For over two hundred years, I was labeled the first witch
to be executed in the New World. Unlike Alse Young,
who was hanged May 26, 1647, my name was recorded.
I wish I had known her. We could have shared spells.

Dated December 7, 1648, there is only one sentence
about me in Connecticut records: “The jury finds
the Bill of Indictment against Mary Johnson that
by her own confession she is guilty of familiarity
with the Devil.” They did not describe their test
of “watching and waiting,” where I had to sit
with my legs crossed into an X for twenty-four hours.
I passed out and did not see the devil’s familiar
judges said appeared to suck on my witch’s teat
that they found by fingering my most private part.

I got better press in 1689 from Cotton Mather in
Memorable Providences: “She said, That a Devil
was wont to do her many services. Her Master
once blam’d her for not carrying out the Ashes,
and a Devil did clear the Hearth for her afterwards.
Her Master sending her into the Field, to drive out
the Hogs that us’d to break into it, a Devil would
scowre them out, and make her laugh to see
how he feaz’d ’em about.” A servant girl, I was
first arrested for stealing and whipped for that crime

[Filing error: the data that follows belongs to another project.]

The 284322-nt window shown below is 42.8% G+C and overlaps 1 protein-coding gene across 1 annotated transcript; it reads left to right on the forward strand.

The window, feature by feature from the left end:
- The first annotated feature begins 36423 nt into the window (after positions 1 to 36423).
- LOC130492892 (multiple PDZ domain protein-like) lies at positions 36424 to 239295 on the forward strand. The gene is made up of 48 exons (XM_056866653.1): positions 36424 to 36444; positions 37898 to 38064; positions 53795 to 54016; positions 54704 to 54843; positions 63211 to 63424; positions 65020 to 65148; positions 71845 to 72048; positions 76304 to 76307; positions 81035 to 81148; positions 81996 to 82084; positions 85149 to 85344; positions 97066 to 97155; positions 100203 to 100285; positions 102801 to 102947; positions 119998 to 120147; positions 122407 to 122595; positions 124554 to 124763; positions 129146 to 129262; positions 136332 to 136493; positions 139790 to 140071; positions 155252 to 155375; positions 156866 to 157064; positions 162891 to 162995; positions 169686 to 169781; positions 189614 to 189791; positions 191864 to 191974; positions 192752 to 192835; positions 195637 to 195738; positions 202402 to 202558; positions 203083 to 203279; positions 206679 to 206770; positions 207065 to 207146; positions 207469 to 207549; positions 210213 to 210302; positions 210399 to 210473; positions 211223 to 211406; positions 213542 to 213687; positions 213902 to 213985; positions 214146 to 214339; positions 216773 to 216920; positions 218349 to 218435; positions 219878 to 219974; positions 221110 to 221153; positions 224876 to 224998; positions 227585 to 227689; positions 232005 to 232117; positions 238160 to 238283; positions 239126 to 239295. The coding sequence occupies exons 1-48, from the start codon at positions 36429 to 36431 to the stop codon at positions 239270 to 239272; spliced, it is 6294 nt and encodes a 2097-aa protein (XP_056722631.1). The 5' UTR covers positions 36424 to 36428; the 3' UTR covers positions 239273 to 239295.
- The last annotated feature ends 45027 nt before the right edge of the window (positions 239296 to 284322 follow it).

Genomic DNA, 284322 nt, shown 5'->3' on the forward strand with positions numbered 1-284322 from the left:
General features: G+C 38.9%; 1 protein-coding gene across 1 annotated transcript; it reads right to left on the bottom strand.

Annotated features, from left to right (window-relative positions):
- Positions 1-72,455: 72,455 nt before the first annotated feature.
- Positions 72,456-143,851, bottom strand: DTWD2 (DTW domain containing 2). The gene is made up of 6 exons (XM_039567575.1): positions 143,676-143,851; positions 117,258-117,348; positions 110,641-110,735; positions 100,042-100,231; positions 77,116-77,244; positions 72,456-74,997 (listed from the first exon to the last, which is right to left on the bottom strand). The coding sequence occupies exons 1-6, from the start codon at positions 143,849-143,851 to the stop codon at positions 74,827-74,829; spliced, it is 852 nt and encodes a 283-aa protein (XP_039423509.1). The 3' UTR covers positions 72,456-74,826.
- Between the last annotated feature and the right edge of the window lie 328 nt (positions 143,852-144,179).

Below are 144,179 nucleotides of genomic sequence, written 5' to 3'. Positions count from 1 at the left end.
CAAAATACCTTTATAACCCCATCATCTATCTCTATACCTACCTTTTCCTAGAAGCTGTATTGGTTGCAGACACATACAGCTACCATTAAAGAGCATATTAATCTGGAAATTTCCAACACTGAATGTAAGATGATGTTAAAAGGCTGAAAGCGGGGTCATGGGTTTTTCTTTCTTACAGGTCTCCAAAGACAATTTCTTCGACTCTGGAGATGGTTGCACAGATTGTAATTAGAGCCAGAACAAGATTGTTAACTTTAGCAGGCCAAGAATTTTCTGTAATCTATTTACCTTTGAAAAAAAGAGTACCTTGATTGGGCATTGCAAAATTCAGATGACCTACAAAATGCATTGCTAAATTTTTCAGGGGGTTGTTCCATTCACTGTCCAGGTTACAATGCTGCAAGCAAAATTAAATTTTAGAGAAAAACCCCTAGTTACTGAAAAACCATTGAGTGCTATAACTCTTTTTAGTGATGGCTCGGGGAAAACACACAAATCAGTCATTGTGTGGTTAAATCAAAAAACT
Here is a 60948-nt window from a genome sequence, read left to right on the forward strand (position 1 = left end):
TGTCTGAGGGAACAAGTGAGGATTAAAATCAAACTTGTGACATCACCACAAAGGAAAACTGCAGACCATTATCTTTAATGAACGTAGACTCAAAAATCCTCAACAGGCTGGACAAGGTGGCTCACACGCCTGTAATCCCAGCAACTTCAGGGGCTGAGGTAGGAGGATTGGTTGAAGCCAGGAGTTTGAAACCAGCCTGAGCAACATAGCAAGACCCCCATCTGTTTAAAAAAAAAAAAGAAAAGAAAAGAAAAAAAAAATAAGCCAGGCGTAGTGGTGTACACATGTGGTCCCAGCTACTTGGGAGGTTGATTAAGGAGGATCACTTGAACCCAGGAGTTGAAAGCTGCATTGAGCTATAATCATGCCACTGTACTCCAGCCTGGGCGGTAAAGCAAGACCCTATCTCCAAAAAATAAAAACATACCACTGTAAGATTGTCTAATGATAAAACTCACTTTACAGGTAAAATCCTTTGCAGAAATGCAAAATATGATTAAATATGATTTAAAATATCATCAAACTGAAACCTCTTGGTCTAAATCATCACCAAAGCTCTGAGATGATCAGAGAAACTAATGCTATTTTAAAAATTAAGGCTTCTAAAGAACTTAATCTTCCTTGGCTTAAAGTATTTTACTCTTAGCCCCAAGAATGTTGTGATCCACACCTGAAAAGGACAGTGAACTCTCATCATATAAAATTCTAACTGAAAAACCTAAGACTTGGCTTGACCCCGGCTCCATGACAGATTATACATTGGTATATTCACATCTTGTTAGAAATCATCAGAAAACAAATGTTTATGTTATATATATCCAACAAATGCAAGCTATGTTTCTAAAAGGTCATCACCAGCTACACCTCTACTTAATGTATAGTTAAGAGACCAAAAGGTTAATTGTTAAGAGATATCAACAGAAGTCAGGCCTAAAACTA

August 21, 1646, in Hartford and a month later
in Wethersfield. Naturally I was discontent and not
surprised when Satan eeled his way into me
for the first time. Sometimes he was winged, hooved,
or finned. Under my skin, he was alien yet familiar.

Yes, I had admitted to many unclean acts with
too many men I now label devils to remember.
No idea who the father might be, I had no choice
but to smother my newborn son, but unlike other
witches I knew, I never would eat flesh of a child
or use its fat to cast spells. I could cause a cow’s milk
to dry up, corn crops to fail, cheese to turn sour.

In my confession I didn’t mention I had the power,
with Satan’s help, to steal a man’s penis, make
genitals disappear so they could not be seen or felt.
I should have stored parts I removed in a box
or bird’s nest where they could move and I could
feed them oats and corn. If I had not been in jail
while giving birth to a second son, I would have made
sure he was not bound out until he was twenty-one
as a servant to the jailer’s son, Nathaniel, who took
fifteen pounds to take care of and educate the boy even
though there was a good chance he was his own child.

A tough man to please, Cotton Mather wrote
in Magnalia Christi Americana: “At her execution . . .
she went out of this world with many hopes
of mercy through the merit of Jesus Christ . . .
and she died in the frame [of mind] extremely
to the satisfaction of them that were spectators of it.
Our God is a great forgiver.” By the rat’s tail!
Hard to believe, but would a man of God lie?